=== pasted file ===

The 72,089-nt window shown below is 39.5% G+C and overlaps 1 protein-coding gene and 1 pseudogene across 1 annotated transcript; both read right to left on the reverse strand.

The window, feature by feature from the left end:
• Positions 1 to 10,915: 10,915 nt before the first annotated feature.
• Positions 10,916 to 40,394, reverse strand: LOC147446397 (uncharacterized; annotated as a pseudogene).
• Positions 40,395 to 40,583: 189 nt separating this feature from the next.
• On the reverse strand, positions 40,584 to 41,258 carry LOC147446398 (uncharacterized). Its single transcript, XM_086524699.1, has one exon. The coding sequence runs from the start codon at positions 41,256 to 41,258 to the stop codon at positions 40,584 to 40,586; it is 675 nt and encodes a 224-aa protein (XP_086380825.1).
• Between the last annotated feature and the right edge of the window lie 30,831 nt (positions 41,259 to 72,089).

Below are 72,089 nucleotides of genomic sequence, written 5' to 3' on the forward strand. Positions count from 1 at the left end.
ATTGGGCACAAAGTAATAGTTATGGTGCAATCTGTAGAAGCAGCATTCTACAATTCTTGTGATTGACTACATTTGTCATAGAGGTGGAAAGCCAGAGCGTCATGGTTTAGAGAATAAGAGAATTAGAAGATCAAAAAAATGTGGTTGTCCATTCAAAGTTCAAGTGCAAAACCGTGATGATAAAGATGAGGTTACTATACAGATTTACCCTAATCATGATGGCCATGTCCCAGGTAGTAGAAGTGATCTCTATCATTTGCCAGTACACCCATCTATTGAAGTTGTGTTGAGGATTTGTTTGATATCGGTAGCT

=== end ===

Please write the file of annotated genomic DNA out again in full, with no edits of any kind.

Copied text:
The 72,089-nt window shown below is 39.5% G+C and overlaps 1 protein-coding gene and 1 pseudogene across 1 annotated transcript; both read right to left on the reverse strand.

The window, feature by feature from the left end:
• Positions 1 to 10,915: 10,915 nt before the first annotated feature.
• Positions 10,916 to 40,394, reverse strand: LOC147446397 (uncharacterized; annotated as a pseudogene).
• Positions 40,395 to 40,583: 189 nt separating this feature from the next.
• On the reverse strand, positions 40,584 to 41,258 carry LOC147446398 (uncharacterized). Its single transcript, XM_086524699.1, has one exon. The coding sequence runs from the start codon at positions 41,256 to 41,258 to the stop codon at positions 40,584 to 40,586; it is 675 nt and encodes a 224-aa protein (XP_086380825.1).
• Between the last annotated feature and the right edge of the window lie 30,831 nt (positions 41,259 to 72,089).

Below are 72,089 nucleotides of genomic sequence, written 5' to 3' on the forward strand. Positions count from 1 at the left end.
ATTGGGCACAAAGTAATAGTTATGGTGCAATCTGTAGAAGCAGCATTCTACAATTCTTGTGATTGACTACATTTGTCATAGAGGTGGAAAGCCAGAGCGTCATGGTTTAGAGAATAAGAGAATTAGAAGATCAAAAAAATGTGGTTGTCCATTCAAAGTTCAAGTGCAAAACCGTGATGATAAAGATGAGGTTACTATACAGATTTACCCTAATCATGATGGCCATGTCCCAGGTAGTAGAAGTGATCTCTATCATTTGCCAGTACACCCATCTATTGAAGTTGTGTTGAGGATTTGTTTGATATCGGTAGCT